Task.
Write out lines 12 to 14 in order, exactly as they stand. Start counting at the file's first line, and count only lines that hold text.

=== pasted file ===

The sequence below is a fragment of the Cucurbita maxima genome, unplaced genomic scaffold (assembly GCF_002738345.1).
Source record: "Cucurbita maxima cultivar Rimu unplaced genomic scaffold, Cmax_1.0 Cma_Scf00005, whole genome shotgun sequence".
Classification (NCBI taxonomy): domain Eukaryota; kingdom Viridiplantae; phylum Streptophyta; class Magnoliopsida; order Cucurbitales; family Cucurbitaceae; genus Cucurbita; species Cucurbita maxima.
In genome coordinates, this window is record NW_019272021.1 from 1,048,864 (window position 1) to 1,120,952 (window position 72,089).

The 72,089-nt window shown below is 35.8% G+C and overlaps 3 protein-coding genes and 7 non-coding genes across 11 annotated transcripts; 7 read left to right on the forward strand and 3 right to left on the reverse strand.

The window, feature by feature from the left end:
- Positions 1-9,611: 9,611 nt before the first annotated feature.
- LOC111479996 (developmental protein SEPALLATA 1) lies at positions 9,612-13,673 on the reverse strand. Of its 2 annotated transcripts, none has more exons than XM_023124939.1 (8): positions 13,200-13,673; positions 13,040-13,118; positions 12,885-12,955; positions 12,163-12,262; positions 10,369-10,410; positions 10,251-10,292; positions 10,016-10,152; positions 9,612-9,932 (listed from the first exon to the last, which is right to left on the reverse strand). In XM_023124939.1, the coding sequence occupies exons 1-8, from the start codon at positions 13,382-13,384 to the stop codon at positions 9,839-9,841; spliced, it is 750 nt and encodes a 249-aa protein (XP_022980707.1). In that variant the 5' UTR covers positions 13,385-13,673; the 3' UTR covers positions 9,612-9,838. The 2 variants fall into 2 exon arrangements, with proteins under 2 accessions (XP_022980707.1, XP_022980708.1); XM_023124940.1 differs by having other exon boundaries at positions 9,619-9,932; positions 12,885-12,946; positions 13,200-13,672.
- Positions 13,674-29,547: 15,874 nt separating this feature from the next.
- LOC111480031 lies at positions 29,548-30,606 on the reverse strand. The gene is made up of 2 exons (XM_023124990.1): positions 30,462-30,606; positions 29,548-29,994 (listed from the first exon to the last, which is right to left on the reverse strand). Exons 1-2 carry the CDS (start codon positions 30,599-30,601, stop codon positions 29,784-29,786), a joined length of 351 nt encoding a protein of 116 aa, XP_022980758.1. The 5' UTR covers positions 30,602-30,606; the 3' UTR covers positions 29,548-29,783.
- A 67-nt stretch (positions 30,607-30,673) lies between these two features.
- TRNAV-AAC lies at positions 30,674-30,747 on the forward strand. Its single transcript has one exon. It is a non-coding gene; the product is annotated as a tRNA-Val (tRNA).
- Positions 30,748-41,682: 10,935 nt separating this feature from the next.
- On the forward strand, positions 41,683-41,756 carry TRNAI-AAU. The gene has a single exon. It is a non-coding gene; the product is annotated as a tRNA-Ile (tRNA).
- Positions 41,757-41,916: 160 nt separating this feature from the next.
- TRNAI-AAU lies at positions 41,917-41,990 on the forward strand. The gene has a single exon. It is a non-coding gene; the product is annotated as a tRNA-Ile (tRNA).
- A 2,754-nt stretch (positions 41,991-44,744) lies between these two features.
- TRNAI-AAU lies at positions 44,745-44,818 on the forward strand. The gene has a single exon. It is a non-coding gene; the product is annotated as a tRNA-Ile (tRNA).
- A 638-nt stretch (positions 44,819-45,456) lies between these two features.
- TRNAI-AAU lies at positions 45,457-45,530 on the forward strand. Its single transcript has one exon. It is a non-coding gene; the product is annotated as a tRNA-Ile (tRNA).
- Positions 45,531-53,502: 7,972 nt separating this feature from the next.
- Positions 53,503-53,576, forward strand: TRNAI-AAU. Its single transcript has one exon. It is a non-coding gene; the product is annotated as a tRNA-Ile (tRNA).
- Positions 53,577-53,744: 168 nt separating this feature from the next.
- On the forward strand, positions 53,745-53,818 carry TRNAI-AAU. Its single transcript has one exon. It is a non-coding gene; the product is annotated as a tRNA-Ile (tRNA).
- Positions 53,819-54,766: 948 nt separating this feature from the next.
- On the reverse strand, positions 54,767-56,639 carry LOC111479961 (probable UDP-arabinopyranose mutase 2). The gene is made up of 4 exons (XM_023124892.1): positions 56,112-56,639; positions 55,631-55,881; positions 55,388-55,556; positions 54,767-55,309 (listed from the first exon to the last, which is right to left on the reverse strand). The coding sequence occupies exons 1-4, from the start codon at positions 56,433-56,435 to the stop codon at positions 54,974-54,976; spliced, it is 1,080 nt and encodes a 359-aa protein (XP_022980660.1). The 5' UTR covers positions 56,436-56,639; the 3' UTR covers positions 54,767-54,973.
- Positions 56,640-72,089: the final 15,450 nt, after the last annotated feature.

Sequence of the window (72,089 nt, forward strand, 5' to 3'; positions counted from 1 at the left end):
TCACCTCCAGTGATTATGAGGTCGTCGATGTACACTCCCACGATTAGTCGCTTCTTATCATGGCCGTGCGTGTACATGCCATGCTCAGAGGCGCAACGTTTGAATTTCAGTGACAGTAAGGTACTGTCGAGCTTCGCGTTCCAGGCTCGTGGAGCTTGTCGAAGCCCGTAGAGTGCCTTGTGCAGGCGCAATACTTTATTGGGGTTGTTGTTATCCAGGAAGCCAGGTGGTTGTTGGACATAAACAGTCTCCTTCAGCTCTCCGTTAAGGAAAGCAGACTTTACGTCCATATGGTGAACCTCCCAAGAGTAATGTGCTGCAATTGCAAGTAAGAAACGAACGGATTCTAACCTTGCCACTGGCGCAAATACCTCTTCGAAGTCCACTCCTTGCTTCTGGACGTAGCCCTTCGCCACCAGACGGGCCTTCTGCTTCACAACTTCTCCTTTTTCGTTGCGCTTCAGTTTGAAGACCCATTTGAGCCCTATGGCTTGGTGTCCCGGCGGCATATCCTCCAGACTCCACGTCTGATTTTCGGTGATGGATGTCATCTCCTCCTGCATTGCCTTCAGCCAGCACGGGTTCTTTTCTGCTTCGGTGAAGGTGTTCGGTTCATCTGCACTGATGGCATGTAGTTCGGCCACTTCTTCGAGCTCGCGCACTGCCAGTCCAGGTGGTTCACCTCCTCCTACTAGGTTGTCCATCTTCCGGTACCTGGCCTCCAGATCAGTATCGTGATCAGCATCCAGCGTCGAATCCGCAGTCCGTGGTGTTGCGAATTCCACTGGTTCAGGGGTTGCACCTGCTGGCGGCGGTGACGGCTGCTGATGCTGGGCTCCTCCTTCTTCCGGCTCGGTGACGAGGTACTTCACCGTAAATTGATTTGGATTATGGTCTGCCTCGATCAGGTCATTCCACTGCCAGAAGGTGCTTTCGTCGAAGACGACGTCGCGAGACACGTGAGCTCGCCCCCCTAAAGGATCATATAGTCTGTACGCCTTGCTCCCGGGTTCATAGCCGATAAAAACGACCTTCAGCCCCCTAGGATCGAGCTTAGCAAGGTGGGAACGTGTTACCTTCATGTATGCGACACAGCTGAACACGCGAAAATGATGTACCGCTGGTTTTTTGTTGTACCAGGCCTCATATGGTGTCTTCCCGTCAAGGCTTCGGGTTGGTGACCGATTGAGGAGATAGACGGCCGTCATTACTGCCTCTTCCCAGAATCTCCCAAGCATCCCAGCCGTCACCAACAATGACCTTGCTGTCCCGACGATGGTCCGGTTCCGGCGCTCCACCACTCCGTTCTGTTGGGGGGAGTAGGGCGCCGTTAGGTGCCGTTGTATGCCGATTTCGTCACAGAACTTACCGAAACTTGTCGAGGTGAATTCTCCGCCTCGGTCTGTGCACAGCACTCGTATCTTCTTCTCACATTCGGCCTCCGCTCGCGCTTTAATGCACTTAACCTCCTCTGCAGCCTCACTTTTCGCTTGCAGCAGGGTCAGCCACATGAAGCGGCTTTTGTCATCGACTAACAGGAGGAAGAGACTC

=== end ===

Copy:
- TRNAV-AAC lies at positions 30,674-30,747 on the forward strand. Its single transcript has one exon. It is a non-coding gene; the product is annotated as a tRNA-Val (tRNA).
- Positions 30,748-41,682: 10,935 nt separating this feature from the next.
- On the forward strand, positions 41,683-41,756 carry TRNAI-AAU. The gene has a single exon. It is a non-coding gene; the product is annotated as a tRNA-Ile (tRNA).